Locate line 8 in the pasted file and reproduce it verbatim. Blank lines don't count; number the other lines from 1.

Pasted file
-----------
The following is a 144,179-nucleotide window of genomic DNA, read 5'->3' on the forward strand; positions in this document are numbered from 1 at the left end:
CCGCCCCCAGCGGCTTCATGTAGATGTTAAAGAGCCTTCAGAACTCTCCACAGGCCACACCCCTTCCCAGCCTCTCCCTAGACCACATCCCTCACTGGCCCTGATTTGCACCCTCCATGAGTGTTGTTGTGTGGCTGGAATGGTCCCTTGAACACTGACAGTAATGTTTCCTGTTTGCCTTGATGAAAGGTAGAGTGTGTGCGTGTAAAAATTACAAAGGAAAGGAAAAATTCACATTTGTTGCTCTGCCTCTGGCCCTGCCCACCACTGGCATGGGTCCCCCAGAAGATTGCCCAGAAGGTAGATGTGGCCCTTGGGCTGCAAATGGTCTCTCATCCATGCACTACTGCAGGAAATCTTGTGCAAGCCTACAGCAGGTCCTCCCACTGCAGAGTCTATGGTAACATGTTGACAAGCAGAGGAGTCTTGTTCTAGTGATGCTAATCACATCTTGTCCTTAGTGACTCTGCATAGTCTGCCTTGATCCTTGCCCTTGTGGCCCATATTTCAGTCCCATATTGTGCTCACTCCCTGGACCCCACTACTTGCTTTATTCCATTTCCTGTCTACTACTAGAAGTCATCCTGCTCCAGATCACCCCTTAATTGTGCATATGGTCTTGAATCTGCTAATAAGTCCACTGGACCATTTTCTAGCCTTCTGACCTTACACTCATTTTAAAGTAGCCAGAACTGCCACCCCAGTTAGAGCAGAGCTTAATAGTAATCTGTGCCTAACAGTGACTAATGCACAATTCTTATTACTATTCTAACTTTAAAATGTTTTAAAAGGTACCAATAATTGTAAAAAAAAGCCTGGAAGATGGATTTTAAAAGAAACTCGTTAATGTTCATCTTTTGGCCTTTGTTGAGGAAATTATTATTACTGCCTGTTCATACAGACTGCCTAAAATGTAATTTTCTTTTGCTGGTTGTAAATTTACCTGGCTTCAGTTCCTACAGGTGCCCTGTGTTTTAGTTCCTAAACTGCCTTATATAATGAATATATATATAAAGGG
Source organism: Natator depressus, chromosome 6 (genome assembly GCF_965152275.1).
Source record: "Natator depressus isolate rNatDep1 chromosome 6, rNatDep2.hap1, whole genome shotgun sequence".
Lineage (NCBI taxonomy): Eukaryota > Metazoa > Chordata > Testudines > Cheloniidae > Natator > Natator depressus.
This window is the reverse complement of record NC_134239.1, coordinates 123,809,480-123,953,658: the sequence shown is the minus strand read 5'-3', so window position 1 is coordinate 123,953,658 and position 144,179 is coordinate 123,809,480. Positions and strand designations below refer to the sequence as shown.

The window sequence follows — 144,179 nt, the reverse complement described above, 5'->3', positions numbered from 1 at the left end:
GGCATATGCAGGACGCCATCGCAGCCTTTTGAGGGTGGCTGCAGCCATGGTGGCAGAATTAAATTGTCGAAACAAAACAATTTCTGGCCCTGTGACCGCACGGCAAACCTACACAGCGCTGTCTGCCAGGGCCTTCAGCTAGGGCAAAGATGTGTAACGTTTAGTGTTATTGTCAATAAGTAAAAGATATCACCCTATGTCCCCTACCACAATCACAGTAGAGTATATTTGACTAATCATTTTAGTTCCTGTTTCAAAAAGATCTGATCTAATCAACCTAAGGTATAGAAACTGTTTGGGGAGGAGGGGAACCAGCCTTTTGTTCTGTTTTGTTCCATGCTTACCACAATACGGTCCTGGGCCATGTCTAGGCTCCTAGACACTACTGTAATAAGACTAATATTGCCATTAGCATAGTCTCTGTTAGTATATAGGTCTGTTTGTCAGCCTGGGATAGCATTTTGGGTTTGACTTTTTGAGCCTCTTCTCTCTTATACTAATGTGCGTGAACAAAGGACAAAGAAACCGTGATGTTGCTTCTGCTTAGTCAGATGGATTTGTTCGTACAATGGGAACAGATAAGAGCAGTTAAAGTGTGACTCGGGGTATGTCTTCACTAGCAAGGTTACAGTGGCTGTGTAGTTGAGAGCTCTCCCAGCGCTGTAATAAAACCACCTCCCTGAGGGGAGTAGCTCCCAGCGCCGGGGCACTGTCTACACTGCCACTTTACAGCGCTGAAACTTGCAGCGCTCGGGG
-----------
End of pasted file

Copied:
GGCATATGCAGGACGCCATCGCAGCCTTTTGAGGGTGGCTGCAGCCATGGTGGCAGAATTAAATTGTCGAAACAAAACAATTTCTGGCCCTGTGACCGCACGGCAAACCTACACAGCGCTGTCTGCCAGGGCCTTCAGCTAGGGCAAAGATGTGTAACGTTTAGTGTTATTGTCAATAAGTAAAAGATATCACCCTATGTCCCCTACCACAATCACAGTAGAGTATATTTGACTAATCATTTTAGTTCCTGTTTCAAAAAGATCTGATCTAATCAACCTAAGGTATAGAAACTGTTTGGGGAGGAGGGGAACCAGCCTTTTGTTCTGTTTTGTTCCATGCTTACCACAATACGGTCCTGGGCCATGTCTAGGCTCCTAGACACTACTGTAATAAGACTAATATTGCCATTAGCATAGTCTCTGTTAGTATATAGGTCTGTTTGTCAGCCTGGGATAGCATTTTGGGTTTGACTTTTTGAGCCTCTTCTCTCTTATACTAATGTGCGTGAACAAAGGACAAAGAAACCGTGATGTTGCTTCTGCTTAGTCAGATGGATTTGTTCGTACAATGGGAACAGATAAGAGCAGTTAAAGTGTGACTCGGGGTATGTCTTCACTAGCAAGGTTACAGTGGCTGTGTAGTTGAGAGCTCTCCCAGCGCTGTAATAAAACCACCTCCCTGAGGGGAGTAGCTCCCAGCGCCGGGGCACTGTCTACACTGCCACTTTACAGCGCTGAAACTTGCAGCGCTCGGGG